Britain’s poorest hit by £2.5bn ‘stealth tax’

Posted on December 27, 2011


Tax cuts for low and middle-income families in April will be dwarfed by hidden reductions in tax credits, according to a study for The Independent.

The analysis found that the £1bn of tax cuts in April will be outweighed by reductions of more than £2.5bn in the complex tax-credit scheme.

Most of the cuts to credits, which top up the wages of low-income families in work, will take effect from April and could catch families unaware.

The Government’s flagship policy of raising income-tax thresholds has been trumpeted by the Liberal Democrats as their main achievement since the Coalition was formed last year – and a major boost for the low-paid.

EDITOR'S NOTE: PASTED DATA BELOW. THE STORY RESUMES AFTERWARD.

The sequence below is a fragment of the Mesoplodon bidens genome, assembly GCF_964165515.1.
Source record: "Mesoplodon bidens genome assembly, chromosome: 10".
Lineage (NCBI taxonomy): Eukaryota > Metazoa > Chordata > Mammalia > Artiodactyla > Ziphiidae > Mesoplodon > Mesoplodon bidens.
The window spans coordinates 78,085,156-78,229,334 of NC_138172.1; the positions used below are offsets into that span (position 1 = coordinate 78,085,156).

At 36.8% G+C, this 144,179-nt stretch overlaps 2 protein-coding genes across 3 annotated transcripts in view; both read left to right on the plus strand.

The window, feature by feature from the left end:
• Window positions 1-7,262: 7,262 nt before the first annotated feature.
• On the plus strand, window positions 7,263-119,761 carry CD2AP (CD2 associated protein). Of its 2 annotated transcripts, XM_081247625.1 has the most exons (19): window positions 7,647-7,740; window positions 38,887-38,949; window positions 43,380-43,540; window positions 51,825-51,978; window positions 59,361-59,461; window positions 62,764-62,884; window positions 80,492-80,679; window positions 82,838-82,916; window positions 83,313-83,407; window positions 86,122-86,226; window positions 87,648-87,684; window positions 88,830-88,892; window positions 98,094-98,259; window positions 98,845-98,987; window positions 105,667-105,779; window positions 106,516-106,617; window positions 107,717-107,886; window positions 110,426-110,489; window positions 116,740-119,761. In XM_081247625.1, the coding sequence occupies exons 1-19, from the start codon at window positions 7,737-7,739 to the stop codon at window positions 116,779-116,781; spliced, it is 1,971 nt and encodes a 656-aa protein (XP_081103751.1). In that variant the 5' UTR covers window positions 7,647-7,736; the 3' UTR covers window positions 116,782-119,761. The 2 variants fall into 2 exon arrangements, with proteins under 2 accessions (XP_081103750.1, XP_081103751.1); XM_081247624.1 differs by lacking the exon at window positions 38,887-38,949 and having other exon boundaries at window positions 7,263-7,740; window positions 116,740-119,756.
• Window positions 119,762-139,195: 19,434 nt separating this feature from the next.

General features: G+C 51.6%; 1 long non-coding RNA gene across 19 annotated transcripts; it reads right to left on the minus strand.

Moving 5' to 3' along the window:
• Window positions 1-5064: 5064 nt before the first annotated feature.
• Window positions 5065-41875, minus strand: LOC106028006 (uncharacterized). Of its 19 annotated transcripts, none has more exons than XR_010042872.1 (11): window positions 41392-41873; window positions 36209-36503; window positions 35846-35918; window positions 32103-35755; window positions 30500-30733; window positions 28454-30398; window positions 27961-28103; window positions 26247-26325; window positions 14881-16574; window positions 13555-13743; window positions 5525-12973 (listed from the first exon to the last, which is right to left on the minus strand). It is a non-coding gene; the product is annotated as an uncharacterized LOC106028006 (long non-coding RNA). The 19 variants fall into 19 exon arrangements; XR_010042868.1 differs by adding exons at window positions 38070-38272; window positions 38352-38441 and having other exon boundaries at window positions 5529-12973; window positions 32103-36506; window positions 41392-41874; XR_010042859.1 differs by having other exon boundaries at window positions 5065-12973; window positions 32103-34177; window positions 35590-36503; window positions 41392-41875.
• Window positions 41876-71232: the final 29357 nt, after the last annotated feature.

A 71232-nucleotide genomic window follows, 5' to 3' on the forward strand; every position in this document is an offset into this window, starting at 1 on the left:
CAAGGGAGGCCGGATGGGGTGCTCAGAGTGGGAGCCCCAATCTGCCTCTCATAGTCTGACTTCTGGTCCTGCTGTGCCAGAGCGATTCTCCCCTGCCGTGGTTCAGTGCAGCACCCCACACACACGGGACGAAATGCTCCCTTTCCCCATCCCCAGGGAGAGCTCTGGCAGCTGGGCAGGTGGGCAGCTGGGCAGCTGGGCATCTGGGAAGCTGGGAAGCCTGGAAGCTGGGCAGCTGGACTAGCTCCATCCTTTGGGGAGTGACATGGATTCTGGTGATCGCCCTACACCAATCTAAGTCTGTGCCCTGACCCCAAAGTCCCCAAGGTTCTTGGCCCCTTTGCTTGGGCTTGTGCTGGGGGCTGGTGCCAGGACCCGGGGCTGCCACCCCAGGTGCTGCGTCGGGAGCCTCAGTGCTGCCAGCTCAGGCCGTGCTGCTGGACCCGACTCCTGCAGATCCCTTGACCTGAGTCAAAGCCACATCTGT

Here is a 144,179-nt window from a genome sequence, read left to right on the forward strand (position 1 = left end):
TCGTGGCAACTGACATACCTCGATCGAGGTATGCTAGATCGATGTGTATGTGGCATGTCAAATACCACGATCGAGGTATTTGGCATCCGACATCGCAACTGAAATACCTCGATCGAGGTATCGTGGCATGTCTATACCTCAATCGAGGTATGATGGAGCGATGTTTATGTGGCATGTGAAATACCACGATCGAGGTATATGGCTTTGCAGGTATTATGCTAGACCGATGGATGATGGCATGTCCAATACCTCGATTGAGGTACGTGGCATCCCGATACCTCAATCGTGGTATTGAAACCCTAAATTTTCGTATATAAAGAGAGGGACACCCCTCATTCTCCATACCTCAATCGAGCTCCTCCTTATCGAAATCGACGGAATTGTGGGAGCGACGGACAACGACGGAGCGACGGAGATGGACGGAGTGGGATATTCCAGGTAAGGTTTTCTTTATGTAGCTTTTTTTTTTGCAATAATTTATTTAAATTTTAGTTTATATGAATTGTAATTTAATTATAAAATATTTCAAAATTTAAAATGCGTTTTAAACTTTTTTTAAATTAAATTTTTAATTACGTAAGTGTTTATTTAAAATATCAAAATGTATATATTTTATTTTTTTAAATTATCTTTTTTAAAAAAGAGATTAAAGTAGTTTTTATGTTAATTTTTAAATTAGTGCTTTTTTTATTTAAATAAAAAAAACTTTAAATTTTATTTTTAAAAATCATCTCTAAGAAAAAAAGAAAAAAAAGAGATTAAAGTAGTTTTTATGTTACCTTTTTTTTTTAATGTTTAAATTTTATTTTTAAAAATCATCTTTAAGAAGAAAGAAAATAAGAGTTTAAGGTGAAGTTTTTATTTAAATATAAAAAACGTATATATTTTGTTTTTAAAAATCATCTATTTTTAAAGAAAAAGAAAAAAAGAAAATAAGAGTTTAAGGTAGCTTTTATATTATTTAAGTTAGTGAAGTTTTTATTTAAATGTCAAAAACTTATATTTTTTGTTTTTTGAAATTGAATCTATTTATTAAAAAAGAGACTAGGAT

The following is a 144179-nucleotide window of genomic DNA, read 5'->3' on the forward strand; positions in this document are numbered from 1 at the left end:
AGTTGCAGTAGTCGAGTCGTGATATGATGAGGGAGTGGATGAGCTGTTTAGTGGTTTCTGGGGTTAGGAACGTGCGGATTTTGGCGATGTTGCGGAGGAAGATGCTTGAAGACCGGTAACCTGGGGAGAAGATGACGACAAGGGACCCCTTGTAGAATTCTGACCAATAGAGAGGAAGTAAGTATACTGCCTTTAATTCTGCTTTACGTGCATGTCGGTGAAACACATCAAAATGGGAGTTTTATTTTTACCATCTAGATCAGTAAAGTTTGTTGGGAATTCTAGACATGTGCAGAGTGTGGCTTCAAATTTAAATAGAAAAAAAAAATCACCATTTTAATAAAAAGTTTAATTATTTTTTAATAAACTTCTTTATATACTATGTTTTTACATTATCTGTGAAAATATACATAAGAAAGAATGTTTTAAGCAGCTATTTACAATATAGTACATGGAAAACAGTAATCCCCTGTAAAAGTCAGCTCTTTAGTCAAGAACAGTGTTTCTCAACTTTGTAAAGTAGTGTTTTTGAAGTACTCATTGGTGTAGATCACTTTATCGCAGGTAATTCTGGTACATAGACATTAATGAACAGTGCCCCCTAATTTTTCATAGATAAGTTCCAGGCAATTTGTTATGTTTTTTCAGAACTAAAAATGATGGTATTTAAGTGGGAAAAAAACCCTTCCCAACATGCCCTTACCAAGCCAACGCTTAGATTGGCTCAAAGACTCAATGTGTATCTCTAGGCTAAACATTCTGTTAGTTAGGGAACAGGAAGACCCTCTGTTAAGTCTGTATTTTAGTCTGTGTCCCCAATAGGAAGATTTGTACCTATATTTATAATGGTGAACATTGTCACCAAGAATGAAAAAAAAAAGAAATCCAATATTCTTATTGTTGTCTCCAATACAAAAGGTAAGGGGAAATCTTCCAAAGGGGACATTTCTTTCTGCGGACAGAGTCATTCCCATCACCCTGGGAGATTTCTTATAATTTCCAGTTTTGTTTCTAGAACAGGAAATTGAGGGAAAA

But the Resolution Foundation think tank, which undertook the study, questions the fairness of the changes.

George Osborne, the Chancellor, increased the personal tax allowance from £6,475 last year to £7,475 in the current financial year, and it will rise to £8,105 in April. Nick Clegg hopes it will reach £10,000 by the next election to fulfil a key pledge in last year’s Liberal Democrat manifesto.

But basic-rate taxpayers will gain by a “very small” £41-a-year after the April rise in tax thresholds, according to the think tank – which describes it as “a relatively inefficient way of targeting the low to middle-income group because those on higher incomes also benefit”. Most higher-rate taxpayers will also gain £41 a year – although not those on more than £100,000 a year.


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